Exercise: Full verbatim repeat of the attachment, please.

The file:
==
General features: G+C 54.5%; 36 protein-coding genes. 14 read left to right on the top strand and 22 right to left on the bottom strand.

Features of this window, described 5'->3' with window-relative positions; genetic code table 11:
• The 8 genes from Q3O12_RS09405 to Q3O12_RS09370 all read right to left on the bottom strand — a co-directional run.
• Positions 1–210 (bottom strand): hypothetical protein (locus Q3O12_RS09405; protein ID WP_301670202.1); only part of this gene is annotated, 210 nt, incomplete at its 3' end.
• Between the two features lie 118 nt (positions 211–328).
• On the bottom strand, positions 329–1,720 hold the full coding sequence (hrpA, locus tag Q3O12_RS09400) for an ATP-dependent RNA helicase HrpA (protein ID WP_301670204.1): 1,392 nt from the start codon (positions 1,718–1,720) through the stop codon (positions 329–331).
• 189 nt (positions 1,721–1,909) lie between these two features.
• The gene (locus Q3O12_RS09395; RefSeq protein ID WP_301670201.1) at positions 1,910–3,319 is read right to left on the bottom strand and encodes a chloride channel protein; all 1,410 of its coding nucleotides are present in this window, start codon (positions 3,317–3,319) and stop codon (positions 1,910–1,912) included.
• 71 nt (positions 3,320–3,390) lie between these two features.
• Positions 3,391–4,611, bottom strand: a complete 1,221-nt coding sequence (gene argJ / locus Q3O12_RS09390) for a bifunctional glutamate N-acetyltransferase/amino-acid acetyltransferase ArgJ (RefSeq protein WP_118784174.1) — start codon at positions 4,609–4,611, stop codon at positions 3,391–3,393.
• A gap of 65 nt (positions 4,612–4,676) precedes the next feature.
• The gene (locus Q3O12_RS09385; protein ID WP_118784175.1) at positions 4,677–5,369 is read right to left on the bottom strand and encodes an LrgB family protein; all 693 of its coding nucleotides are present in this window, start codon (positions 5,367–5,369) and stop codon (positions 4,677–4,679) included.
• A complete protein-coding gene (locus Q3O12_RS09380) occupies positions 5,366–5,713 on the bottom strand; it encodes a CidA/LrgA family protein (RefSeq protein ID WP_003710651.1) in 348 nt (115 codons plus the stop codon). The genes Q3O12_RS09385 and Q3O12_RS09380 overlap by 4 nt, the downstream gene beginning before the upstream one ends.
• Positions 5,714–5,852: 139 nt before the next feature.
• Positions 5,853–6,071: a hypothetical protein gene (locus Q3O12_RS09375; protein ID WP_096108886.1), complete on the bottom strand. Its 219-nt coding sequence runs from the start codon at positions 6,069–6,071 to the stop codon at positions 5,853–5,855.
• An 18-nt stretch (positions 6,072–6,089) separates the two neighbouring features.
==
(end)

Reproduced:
General features: G+C 54.5%; 36 protein-coding genes. 14 read left to right on the top strand and 22 right to left on the bottom strand.

Features of this window, described 5'->3' with window-relative positions; genetic code table 11:
• The 8 genes from Q3O12_RS09405 to Q3O12_RS09370 all read right to left on the bottom strand — a co-directional run.
• Positions 1–210 (bottom strand): hypothetical protein (locus Q3O12_RS09405; protein ID WP_301670202.1); only part of this gene is annotated, 210 nt, incomplete at its 3' end.
• Between the two features lie 118 nt (positions 211–328).
• On the bottom strand, positions 329–1,720 hold the full coding sequence (hrpA, locus tag Q3O12_RS09400) for an ATP-dependent RNA helicase HrpA (protein ID WP_301670204.1): 1,392 nt from the start codon (positions 1,718–1,720) through the stop codon (positions 329–331).
• 189 nt (positions 1,721–1,909) lie between these two features.
• The gene (locus Q3O12_RS09395; RefSeq protein ID WP_301670201.1) at positions 1,910–3,319 is read right to left on the bottom strand and encodes a chloride channel protein; all 1,410 of its coding nucleotides are present in this window, start codon (positions 3,317–3,319) and stop codon (positions 1,910–1,912) included.
• 71 nt (positions 3,320–3,390) lie between these two features.
• Positions 3,391–4,611, bottom strand: a complete 1,221-nt coding sequence (gene argJ / locus Q3O12_RS09390) for a bifunctional glutamate N-acetyltransferase/amino-acid acetyltransferase ArgJ (RefSeq protein WP_118784174.1) — start codon at positions 4,609–4,611, stop codon at positions 3,391–3,393.
• A gap of 65 nt (positions 4,612–4,676) precedes the next feature.
• The gene (locus Q3O12_RS09385; protein ID WP_118784175.1) at positions 4,677–5,369 is read right to left on the bottom strand and encodes an LrgB family protein; all 693 of its coding nucleotides are present in this window, start codon (positions 5,367–5,369) and stop codon (positions 4,677–4,679) included.
• A complete protein-coding gene (locus Q3O12_RS09380) occupies positions 5,366–5,713 on the bottom strand; it encodes a CidA/LrgA family protein (RefSeq protein ID WP_003710651.1) in 348 nt (115 codons plus the stop codon). The genes Q3O12_RS09385 and Q3O12_RS09380 overlap by 4 nt, the downstream gene beginning before the upstream one ends.
• Positions 5,714–5,852: 139 nt before the next feature.
• Positions 5,853–6,071: a hypothetical protein gene (locus Q3O12_RS09375; protein ID WP_096108886.1), complete on the bottom strand. Its 219-nt coding sequence runs from the start codon at positions 6,069–6,071 to the stop codon at positions 5,853–5,855.
• An 18-nt stretch (positions 6,072–6,089) separates the two neighbouring features.